Having read some of your critique of lordship salvation, is it correct to say that you lean slightly more to the free grace camp in the lordship salvation debate? Examples of theologians holding a mild free grace position that come to my mind are Lewis Sperry Chafer and Charles C. Ryrie.



Hello Jonathan,

Thanks for your question. Sometimes labels help. Sometimes not so much. The bottom line is whether salvation is by merit through works or by grace through faith. In my opinion the Lordship Salvation position subtly adds works into the condition for salvation.

The debate is not whether Jesus is Lord but what constitutes the condition for salvation? To my understanding, the condition for salvation is faith in Christ alone (John 6:47), and faith is dependence on Jesus to save and not one’s commitment to yield to the Lordship of Christ in a sanctification sense. Obviously, the Spirit convicts of sin as the problem, the righteousness of Christ as the solution, and judgment if that righteousness is not received (John 16:8). In this sense, when one believes in Jesus, he is yielding to the Spirit’s conviction (lordship)—but only in that sense. The natural man cannot yet receive spiritual truth beyond these specifics because he does not yet have the Spirit (1 Cor. 2:14).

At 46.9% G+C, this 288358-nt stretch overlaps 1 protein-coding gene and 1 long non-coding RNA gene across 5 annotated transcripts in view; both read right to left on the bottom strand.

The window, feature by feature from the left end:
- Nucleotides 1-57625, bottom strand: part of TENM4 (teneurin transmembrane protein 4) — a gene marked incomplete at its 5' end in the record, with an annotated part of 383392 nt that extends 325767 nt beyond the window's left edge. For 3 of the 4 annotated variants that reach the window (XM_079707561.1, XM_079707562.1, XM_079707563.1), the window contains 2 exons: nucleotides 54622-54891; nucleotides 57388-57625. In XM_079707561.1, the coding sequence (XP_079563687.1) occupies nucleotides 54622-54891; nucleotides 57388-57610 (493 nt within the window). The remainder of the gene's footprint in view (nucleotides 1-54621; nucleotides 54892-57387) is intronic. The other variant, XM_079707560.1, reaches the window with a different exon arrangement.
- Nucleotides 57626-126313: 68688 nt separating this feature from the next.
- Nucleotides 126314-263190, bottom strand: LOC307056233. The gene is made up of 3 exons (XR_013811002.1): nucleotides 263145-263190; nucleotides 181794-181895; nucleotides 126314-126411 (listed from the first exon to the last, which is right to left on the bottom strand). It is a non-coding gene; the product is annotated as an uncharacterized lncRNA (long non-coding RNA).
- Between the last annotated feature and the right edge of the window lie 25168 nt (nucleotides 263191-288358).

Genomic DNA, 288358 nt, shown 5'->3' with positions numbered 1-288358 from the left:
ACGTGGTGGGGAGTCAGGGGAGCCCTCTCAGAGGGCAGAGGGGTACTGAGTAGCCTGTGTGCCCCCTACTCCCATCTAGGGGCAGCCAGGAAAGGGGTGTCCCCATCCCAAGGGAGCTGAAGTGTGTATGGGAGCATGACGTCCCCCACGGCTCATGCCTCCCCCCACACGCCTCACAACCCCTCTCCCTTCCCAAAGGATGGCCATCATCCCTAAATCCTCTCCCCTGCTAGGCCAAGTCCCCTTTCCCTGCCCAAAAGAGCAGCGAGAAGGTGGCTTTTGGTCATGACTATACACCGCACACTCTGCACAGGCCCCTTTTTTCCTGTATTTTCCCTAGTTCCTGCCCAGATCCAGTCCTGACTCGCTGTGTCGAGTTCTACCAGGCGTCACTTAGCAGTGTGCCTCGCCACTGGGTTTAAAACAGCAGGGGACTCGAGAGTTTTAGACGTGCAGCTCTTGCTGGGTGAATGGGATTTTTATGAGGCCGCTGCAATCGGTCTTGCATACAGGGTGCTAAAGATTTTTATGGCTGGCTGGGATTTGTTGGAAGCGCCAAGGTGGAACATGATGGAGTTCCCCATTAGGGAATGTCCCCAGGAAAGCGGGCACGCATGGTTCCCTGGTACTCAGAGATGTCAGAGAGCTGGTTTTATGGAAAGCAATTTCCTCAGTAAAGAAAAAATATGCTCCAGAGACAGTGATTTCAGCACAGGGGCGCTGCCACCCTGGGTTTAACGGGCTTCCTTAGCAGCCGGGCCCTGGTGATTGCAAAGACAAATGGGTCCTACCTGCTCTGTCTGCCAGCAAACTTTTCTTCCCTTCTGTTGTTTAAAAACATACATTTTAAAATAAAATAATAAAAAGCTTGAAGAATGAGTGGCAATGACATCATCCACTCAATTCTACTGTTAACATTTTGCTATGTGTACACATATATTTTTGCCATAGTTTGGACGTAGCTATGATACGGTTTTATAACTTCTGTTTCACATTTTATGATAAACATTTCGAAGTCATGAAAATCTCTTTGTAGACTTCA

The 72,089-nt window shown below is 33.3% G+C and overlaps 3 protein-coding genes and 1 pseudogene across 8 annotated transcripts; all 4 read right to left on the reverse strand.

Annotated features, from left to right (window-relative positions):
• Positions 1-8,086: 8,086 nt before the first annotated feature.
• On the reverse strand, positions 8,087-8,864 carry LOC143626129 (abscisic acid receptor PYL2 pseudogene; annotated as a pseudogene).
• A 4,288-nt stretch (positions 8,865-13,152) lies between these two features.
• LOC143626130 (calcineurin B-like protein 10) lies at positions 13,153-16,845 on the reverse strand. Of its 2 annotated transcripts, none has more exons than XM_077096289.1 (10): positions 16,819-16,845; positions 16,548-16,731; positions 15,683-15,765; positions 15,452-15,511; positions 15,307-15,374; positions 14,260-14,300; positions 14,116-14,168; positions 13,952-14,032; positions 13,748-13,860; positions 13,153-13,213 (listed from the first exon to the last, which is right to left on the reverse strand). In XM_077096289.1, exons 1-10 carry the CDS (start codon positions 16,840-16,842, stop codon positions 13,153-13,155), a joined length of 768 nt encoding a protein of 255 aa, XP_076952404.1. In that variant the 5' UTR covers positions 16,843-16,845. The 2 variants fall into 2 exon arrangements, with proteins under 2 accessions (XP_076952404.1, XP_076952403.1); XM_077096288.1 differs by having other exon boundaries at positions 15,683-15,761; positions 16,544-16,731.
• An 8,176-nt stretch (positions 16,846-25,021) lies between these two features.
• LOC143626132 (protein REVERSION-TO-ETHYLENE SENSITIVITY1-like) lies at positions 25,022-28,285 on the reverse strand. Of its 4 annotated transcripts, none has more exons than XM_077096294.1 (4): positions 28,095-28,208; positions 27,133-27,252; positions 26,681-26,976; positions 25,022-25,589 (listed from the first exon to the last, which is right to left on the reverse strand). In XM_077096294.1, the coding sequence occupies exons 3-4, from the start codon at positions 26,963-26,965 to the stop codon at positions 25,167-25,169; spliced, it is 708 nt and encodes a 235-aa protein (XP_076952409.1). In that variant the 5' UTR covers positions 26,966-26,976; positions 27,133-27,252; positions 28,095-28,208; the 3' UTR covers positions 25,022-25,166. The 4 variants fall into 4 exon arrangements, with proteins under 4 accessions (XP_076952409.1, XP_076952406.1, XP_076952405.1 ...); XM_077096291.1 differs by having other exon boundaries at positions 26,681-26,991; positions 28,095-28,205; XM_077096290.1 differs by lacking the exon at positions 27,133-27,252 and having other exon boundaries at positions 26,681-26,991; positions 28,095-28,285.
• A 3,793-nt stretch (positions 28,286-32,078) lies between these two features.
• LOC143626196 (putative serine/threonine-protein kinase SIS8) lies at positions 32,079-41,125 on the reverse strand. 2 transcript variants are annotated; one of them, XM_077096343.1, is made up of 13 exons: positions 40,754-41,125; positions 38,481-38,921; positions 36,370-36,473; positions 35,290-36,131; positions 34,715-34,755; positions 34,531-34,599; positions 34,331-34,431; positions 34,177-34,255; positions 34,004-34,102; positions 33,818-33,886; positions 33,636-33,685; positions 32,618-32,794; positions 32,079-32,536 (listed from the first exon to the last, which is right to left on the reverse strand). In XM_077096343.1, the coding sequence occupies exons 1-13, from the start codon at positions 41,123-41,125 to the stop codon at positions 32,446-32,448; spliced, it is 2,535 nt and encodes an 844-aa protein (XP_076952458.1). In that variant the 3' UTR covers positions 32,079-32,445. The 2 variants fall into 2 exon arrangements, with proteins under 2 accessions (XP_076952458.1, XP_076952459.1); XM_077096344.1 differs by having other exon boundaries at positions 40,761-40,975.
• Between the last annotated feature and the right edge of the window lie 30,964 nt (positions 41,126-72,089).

Faith for salvation is dependence on Jesus and not one’s commitment to live right. Any such commitment to right living places a measure of dependence on the man making the commitment. This shift of focus subtly adds works to the equation. On the contrary, accepting the condition for salvation to be solely one’s dependence on Jesus keeps the solution Christocentric.

So yes, I’m on the grace side of the issue with Chafer and Ryrie.

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